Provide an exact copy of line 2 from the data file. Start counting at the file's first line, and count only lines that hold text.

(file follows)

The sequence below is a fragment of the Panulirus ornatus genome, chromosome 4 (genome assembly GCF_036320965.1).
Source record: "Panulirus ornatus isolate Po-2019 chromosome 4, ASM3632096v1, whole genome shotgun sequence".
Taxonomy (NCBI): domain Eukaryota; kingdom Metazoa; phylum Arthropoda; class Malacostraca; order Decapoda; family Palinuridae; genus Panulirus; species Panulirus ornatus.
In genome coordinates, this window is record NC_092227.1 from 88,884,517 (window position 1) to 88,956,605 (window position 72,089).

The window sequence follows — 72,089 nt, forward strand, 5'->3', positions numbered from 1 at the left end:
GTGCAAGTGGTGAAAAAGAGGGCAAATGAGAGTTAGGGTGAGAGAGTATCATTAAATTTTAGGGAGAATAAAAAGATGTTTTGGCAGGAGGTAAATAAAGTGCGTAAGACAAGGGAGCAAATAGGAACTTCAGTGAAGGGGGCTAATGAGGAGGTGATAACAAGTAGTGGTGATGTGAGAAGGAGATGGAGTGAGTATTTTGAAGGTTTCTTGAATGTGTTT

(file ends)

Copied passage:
Source record: "Panulirus ornatus isolate Po-2019 chromosome 4, ASM3632096v1, whole genome shotgun sequence".